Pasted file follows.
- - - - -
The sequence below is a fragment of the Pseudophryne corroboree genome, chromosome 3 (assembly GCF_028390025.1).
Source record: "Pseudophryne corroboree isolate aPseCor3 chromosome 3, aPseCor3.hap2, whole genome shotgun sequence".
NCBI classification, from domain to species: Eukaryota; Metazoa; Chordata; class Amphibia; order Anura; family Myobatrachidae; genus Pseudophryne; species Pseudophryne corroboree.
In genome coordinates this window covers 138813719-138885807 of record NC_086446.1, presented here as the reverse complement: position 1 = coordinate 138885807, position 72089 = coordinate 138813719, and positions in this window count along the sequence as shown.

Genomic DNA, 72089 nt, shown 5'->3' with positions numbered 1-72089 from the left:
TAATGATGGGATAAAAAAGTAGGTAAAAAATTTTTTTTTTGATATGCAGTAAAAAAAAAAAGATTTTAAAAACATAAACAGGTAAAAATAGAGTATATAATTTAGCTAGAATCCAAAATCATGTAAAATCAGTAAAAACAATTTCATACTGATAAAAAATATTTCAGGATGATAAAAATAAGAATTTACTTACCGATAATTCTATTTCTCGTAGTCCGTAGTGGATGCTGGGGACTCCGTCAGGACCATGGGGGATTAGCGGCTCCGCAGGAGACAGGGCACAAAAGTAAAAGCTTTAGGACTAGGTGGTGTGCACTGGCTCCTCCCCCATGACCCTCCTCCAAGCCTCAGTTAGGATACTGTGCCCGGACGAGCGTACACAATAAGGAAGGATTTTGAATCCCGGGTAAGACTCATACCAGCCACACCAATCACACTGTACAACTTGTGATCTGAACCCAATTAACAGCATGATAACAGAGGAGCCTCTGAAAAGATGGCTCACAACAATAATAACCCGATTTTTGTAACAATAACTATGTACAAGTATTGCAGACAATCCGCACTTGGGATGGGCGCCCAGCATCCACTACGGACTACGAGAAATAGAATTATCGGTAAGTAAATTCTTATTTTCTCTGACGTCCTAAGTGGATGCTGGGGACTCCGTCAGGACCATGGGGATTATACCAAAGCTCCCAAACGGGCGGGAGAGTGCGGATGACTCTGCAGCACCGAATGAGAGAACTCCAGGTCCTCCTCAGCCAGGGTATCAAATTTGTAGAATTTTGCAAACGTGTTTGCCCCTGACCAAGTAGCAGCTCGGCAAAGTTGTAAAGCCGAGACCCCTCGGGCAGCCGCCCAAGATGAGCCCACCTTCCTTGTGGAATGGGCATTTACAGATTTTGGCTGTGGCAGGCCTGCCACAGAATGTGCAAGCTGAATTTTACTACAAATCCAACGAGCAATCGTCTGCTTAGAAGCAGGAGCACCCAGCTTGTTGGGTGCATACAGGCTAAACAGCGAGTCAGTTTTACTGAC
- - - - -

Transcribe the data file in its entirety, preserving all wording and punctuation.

The sequence below is a fragment of the Pseudophryne corroboree genome, chromosome 3 (assembly GCF_028390025.1).
Source record: "Pseudophryne corroboree isolate aPseCor3 chromosome 3, aPseCor3.hap2, whole genome shotgun sequence".
NCBI classification, from domain to species: Eukaryota; Metazoa; Chordata; class Amphibia; order Anura; family Myobatrachidae; genus Pseudophryne; species Pseudophryne corroboree.
In genome coordinates this window covers 138813719-138885807 of record NC_086446.1, presented here as the reverse complement: position 1 = coordinate 138885807, position 72089 = coordinate 138813719, and positions in this window count along the sequence as shown.

Genomic DNA, 72089 nt, shown 5'->3' with positions numbered 1-72089 from the left:
TAATGATGGGATAAAAAAGTAGGTAAAAAATTTTTTTTTTGATATGCAGTAAAAAAAAAAAGATTTTAAAAACATAAACAGGTAAAAATAGAGTATATAATTTAGCTAGAATCCAAAATCATGTAAAATCAGTAAAAACAATTTCATACTGATAAAAAATATTTCAGGATGATAAAAATAAGAATTTACTTACCGATAATTCTATTTCTCGTAGTCCGTAGTGGATGCTGGGGACTCCGTCAGGACCATGGGGGATTAGCGGCTCCGCAGGAGACAGGGCACAAAAGTAAAAGCTTTAGGACTAGGTGGTGTGCACTGGCTCCTCCCCCATGACCCTCCTCCAAGCCTCAGTTAGGATACTGTGCCCGGACGAGCGTACACAATAAGGAAGGATTTTGAATCCCGGGTAAGACTCATACCAGCCACACCAATCACACTGTACAACTTGTGATCTGAACCCAATTAACAGCATGATAACAGAGGAGCCTCTGAAAAGATGGCTCACAACAATAATAACCCGATTTTTGTAACAATAACTATGTACAAGTATTGCAGACAATCCGCACTTGGGATGGGCGCCCAGCATCCACTACGGACTACGAGAAATAGAATTATCGGTAAGTAAATTCTTATTTTCTCTGACGTCCTAAGTGGATGCTGGGGACTCCGTCAGGACCATGGGGATTATACCAAAGCTCCCAAACGGGCGGGAGAGTGCGGATGACTCTGCAGCACCGAATGAGAGAACTCCAGGTCCTCCTCAGCCAGGGTATCAAATTTGTAGAATTTTGCAAACGTGTTTGCCCCTGACCAAGTAGCAGCTCGGCAAAGTTGTAAAGCCGAGACCCCTCGGGCAGCCGCCCAAGATGAGCCCACCTTCCTTGTGGAATGGGCATTTACAGATTTTGGCTGTGGCAGGCCTGCCACAGAATGTGCAAGCTGAATTTTACTACAAATCCAACGAGCAATCGTCTGCTTAGAAGCAGGAGCACCCAGCTTGTTGGGTGCATACAGGCTAAACAGCGAGTCAGTTTTACTGAC